Scientists say that this is because parents are more likely to identify significantly with their same gender child. Parents spend more money on a child of the same sex as themselves. This is true when it comes to savings bonds, cash allowances, back to school supplies and estate planning.

Research out of Rutgers Business School, State University of New York Oneonta and the University of Minnesota’s Carlson School of Management found that consumers tend to favor investing in children who are the same sex as them because they are more likely to identify with those children. Have you thought about which of your children would benefit from receiving your assets and the most appropriate way to transfer these on? To minimize tax consequences and to ensure everyone is cared for? Consult with an estate planning attorney today.

Key Questions to Ask When Giving Away Your Money Before You Pass Away

October 10, 2017

Filed under: Estate Planning — Neel Shah @ 9:15 am

There are ten key questions that you should consider in the process of thinking about giving away money as part of your estate. giving away money with estate planning

Consulting with a knowledgeable estate planning lawyer can help you get half the way towards protecting your interests and ensuring that you’ve considered all potential outcomes. These questions include:

  • Have you already appointed someone to make medical decisions on your behalf and have you told them what you would want?
  •       Can you afford to give away your money now? You may be able to take advantage of the annual gift tax exclusion rather than waiting till you pass away.
  •       Do you have the appropriate beneficiary listed on your life insurance and retirement account?
  •       Do you have a will?
  •       Are you worrying about federal estate taxes unnecessarily?
  •       Should you maintain your Roth IRA for your heirs?
  •       Does your state impose an inheritance or estate tax?
  •       Are the charities you support running properly?
  •       Have you talked to your adult children about your intentions with your estate?
  •       Could you donate appreciated assets to save even more on your taxes?

These are just a sampling of the questions that you should walk through before scheduling a consultation with a knowledgeable estate planning attorney.

Looking at All Sides of Your Estate Plan

October 5, 2017

Filed under: Estate Planning — Neel Shah @ 9:15 am

Most estate planning conversations with a lawyer have to do with the trusts that are set up upon each individual’s death, their attitudes or self-sustaining care towards the end of the life and the distribution of their assets. estate planning options

However, you should never neglect the softer side of your estate planning including your care of your pets, and other important topics like your attitude towards getting care in a facility or in your home. Some people may choose to stay at home towards the end of their life and would be uncomfortable placed in a hospital.

One of the crucial aspects of approaching estate planning at this level has to do with naming someone as a trustee, guardian, executor or establishment of power of attorney is a statement that you trust that individual to do what is best in various situations. Such a designated agent may struggle to make these decisions if you have not had a comprehensive conversation about what you intend to accomplish towards the end of your life and certain things that you do and do not want to be taken into consideration should problems emerge.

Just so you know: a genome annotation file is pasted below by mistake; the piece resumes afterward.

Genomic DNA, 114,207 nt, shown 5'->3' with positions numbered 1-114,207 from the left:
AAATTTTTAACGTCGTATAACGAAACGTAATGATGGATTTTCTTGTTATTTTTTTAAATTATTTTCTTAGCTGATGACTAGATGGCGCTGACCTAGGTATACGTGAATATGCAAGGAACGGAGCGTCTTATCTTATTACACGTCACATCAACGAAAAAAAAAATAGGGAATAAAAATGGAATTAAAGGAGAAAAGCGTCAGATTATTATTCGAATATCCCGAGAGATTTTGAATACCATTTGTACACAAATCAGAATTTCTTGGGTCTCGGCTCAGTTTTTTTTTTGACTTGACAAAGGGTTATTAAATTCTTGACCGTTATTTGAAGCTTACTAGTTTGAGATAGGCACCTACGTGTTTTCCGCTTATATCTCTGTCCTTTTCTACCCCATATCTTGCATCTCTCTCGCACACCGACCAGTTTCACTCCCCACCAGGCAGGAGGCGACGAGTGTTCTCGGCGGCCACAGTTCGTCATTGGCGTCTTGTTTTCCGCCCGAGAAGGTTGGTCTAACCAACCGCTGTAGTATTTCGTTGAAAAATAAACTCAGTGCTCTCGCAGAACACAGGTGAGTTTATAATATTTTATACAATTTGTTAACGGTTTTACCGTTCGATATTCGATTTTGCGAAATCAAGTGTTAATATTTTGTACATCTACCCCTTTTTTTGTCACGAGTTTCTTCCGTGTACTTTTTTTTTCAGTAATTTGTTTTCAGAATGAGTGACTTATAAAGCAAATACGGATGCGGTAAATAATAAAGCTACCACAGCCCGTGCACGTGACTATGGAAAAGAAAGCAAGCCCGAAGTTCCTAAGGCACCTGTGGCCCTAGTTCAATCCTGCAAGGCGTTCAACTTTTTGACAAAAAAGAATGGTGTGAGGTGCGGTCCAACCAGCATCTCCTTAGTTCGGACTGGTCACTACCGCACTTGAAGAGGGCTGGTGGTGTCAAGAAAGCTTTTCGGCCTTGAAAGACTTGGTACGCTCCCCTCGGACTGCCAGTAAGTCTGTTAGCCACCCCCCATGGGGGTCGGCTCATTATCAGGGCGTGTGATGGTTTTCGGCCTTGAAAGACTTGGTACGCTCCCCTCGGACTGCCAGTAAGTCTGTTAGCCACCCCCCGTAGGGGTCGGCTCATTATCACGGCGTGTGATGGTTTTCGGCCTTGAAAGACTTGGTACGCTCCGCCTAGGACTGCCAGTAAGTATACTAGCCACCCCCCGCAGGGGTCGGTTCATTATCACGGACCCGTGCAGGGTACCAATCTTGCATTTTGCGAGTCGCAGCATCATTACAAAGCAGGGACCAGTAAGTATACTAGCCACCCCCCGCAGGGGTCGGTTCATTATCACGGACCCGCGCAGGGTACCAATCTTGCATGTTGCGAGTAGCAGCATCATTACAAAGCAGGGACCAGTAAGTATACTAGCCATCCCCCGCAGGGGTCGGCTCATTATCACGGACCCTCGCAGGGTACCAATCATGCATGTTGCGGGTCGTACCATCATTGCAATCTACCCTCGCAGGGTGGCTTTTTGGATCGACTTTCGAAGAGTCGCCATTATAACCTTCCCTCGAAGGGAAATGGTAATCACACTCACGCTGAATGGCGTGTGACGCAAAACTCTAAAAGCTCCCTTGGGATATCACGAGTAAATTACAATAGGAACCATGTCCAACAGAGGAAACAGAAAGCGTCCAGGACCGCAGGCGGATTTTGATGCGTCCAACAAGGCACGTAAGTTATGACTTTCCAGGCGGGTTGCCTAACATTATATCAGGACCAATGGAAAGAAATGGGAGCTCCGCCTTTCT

Consulting with an experienced estate planning attorney can open your eyes to the various issues often encountered by people at this level of estate planning. Both the procedural and the softer side of your needs need to be evaluated.

Maximizing the Value of Your Estate: Hire a Lawyer When Considering Real Estate

October 3, 2017

Filed under: Estate Planning — Neel Shah @ 9:15 am

Leaving behind sizeable cash assets, gifting or transferring this type of wealth to family members is part of your estate plan and could be subjective to significant taxes if you are not careful. However, if you transfer real estate investments of similar value, this could lead to significant discounts. include real estate in your estate planning

Real estate investments in which the investor transfers less than 50% of the assets means that the lack of voting rights or control can be considered when identifying the value for tax purposes.

This could lead to lower taxes because of discounts on the overall value. When evaluating potential transfers of assets, it is necessary to find an accounting professional in addition to an experienced estate planning attorney who can tell you more about how the different decisions you make will influence your future and the future of those you leave the assets to. The possibilities for discounts greater than what you might have expected to pay, identifying the best assets to transfer and the overall potential tax liability can all be discussed directly with professionals.

Even if you are a 100% owner of a property, you could be eligible to receive a discount if you give less than a 50% interest to any one individual. Doing this with your children maybe one common method to help minimize the potential taxes. You should never attempt to develop these strategies on your own and should instead consult with a knowledgeable estate planning and financial professional to assist you with a meaningful set of tactics.

A Sudden Death in the Family Can Present Challenges for Your Loved Ones

October 2, 2017

Filed under: Estate Planning — Neel Shah @ 9:15 am

If the joint owner on a piece of property passes away, other individual owners may have questions about removing their name and whether or not such property goes through probate. Joint ownership property provides rights of survivorship benefits, meaning that the property does not need to go through the probate process. hire a lawyer to plan your estate